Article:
The right treatment, implemented at the right time, can mean a world of difference for adolescent idiopathic scoliosis.
Boston, Ma (PRWEB) February 27, 2015
Scoliosis affects an estimated 7 million people in the U.S. and begins primarily in adolescence. Standards of treatment include observation, bracing, and spinal fusion surgery for curves that reach a Cobb angle of 40º - 50º. Now, an innovative scoliosis brace from Germany, the Cheneau-Gensingen – new to the U.S., combined with Schroth method exercise therapy is making an impact and providing adolescents the opportunity for scoliosis improvement.
The NJ patient featured in the x-ray series is currently a fourteen-year-old female with adolescent idiopathic scoliosis (AIS). She presented for treatment at Scoliosis 3DC, Boston, when she was thirteen years-old and a Risser 3. Her initial spinal Cobb angles measured 44º thoracic and 38º lumbar. She was fitted with the Gensingen brace in December, 2013 and participated in a twenty-hour scoliosis exercise program under the instruction of Schroth therapists Dr. Marc Moramarco and Amy Heller OTR/L. The patient continues to be compliant with her treatment plan, wearing her brace twenty-two hours a day and doing her daily Schroth program. Fourteen months later, the patient’s Cobb angles now measure 31º thoracic and 20º lumbar when out of brace for 24 hours. This is a 30% curve reduction in the thoracic spine and a 47% curve reduction in the lumbar spine (note: all x-rays were taken at an independent facility). While it is too early to document the overall effect of this two-pronged treatment approach, the effectiveness of the Schroth Best Practice program and the Gensingen brace are both individually supported by published research.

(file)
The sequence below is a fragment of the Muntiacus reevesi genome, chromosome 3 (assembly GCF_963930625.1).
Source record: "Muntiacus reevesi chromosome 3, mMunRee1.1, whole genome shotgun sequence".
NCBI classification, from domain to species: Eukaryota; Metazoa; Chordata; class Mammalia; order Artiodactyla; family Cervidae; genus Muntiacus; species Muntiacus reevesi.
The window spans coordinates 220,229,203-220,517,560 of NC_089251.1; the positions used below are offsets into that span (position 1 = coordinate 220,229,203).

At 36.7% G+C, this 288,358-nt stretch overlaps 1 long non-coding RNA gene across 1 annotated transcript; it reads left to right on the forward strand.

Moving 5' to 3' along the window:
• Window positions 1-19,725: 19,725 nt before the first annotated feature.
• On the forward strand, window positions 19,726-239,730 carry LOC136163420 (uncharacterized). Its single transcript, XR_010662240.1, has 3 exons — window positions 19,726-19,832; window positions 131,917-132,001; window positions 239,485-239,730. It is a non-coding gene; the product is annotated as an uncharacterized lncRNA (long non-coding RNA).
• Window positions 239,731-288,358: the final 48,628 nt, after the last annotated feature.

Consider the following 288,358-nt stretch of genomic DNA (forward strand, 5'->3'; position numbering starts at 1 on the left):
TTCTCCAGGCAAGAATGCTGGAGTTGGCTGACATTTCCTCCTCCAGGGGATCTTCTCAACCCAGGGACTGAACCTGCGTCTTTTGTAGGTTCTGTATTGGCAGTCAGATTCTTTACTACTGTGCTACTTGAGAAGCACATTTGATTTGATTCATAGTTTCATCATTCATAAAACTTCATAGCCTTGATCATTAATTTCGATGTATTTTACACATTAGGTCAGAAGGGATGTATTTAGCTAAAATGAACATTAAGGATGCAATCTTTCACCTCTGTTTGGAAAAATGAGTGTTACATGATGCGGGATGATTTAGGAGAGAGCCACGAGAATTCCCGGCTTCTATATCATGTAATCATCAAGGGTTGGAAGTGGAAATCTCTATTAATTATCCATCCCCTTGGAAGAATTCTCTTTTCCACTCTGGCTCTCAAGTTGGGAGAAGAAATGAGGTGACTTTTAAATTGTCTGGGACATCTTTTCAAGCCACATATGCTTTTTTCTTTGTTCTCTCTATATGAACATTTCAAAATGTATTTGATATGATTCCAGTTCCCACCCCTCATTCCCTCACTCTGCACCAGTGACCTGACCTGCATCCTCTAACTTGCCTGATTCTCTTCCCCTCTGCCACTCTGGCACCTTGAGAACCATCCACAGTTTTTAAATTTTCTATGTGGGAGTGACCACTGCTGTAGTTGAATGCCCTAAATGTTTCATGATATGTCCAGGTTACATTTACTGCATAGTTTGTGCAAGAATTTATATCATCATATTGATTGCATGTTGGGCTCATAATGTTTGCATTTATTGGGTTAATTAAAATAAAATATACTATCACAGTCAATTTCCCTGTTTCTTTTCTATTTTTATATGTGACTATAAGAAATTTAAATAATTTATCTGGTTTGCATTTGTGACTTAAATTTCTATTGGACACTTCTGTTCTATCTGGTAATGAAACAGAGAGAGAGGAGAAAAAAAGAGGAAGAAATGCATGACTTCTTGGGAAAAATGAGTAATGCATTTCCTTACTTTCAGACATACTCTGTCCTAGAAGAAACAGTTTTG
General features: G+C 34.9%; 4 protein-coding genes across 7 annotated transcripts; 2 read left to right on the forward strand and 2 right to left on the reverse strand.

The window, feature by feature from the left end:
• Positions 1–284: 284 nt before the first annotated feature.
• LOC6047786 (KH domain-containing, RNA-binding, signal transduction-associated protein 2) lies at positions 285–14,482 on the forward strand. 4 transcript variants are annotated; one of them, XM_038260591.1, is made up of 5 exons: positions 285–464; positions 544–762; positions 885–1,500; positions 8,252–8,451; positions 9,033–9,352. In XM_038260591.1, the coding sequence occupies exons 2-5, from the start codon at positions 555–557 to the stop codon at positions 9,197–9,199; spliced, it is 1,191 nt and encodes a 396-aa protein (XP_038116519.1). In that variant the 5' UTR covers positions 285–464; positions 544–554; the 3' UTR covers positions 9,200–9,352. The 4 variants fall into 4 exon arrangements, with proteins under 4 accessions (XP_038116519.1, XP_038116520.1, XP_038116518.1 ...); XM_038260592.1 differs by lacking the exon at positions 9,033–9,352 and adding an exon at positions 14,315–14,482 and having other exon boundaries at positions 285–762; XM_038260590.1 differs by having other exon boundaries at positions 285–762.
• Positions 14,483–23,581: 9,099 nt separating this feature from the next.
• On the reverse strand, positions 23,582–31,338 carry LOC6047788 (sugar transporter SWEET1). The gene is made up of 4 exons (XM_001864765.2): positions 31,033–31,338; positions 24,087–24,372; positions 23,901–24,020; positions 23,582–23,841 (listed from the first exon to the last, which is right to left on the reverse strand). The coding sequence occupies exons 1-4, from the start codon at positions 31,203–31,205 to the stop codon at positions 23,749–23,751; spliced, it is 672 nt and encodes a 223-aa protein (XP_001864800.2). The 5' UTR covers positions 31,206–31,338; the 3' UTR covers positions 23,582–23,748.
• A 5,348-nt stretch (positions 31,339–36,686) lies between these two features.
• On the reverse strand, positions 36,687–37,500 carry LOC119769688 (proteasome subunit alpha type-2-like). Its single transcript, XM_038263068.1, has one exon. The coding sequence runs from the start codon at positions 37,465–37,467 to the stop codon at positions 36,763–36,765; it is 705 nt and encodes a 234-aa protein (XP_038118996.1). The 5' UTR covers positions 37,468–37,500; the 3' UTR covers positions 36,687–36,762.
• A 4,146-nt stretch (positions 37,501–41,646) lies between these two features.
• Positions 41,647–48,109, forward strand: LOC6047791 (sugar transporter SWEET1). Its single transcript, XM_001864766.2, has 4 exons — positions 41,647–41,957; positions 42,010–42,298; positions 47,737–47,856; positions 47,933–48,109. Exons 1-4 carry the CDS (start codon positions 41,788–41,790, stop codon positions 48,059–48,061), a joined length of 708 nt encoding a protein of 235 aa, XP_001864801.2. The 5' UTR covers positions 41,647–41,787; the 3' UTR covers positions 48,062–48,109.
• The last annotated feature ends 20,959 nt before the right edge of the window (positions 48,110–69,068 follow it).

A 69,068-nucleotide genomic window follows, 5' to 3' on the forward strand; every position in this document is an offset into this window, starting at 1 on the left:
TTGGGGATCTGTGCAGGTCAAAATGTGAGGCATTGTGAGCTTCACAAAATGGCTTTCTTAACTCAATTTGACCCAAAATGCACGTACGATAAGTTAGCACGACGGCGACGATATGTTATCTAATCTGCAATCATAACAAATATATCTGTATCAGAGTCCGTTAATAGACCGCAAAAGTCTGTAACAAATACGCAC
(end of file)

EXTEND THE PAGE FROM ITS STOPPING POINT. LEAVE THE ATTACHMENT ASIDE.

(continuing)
Although scoliosis progression is unpredictable and each spine is different, this patient’s result provides hope for growing adolescents with idiopathic scoliosis. Research suggests that most curves that hold to 30° (or less) at skeletal maturity will stabilize. Therefore, this patient is well on her way to achieving what most physicians say is impossible - scoliosis curve reduction. Her scoliosis experience shows that the right treatment, implemented at the right time, can mean a world of difference for adolescent with scoliosis. Before beginning her Schroth Best Practice program, this patient's primary curve measured 44°, making her a likely candidate for surgery. Instead, she is now nearing skeletal maturity and has improved her scoliosis to the point where progression in adulthood may no longer be a concern.
The German-designed Chêneau-Gensingen brace differs from its popular US counterparts: the Boston, Wilmington, Charleston, and Providence braces. These traditional scoliosis braces only aim to stop curve progression. In contrast, the Gensingen brace strives for some degree of curve reduction when fit in a timely manner (during growth). It also aims for postural improvement and addresses spinal curves with higher Cobb angles which are typically not braced and usually recommended for spinal fusion surgery.